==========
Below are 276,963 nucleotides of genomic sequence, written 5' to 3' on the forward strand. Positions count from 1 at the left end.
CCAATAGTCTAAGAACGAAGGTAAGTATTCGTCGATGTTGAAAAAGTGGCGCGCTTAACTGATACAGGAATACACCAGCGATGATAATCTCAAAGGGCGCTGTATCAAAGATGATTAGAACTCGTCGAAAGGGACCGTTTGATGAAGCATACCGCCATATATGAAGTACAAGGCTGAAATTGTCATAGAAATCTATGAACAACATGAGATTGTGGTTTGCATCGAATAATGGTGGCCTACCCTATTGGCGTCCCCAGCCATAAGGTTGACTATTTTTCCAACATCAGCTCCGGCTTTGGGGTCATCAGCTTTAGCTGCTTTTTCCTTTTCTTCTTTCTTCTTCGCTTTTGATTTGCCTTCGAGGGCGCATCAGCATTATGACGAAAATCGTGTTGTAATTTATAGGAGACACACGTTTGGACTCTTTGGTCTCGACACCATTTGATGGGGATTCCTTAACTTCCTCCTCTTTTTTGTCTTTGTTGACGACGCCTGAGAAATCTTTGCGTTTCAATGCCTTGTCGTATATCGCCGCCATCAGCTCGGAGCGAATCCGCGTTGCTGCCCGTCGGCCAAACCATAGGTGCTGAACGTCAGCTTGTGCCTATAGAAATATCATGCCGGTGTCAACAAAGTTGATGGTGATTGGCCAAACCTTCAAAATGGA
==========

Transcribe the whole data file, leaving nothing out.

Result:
Below are 276,963 nucleotides of genomic sequence, written 5' to 3' on the forward strand. Positions count from 1 at the left end.
CCAATAGTCTAAGAACGAAGGTAAGTATTCGTCGATGTTGAAAAAGTGGCGCGCTTAACTGATACAGGAATACACCAGCGATGATAATCTCAAAGGGCGCTGTATCAAAGATGATTAGAACTCGTCGAAAGGGACCGTTTGATGAAGCATACCGCCATATATGAAGTACAAGGCTGAAATTGTCATAGAAATCTATGAACAACATGAGATTGTGGTTTGCATCGAATAATGGTGGCCTACCCTATTGGCGTCCCCAGCCATAAGGTTGACTATTTTTCCAACATCAGCTCCGGCTTTGGGGTCATCAGCTTTAGCTGCTTTTTCCTTTTCTTCTTTCTTCTTCGCTTTTGATTTGCCTTCGAGGGCGCATCAGCATTATGACGAAAATCGTGTTGTAATTTATAGGAGACACACGTTTGGACTCTTTGGTCTCGACACCATTTGATGGGGATTCCTTAACTTCCTCCTCTTTTTTGTCTTTGTTGACGACGCCTGAGAAATCTTTGCGTTTCAATGCCTTGTCGTATATCGCCGCCATCAGCTCGGAGCGAATCCGCGTTGCTGCCCGTCGGCCAAACCATAGGTGCTGAACGTCAGCTTGTGCCTATAGAAATATCATGCCGGTGTCAACAAAGTTGATGGTGATTGGCCAAACCTTCAAAATGGA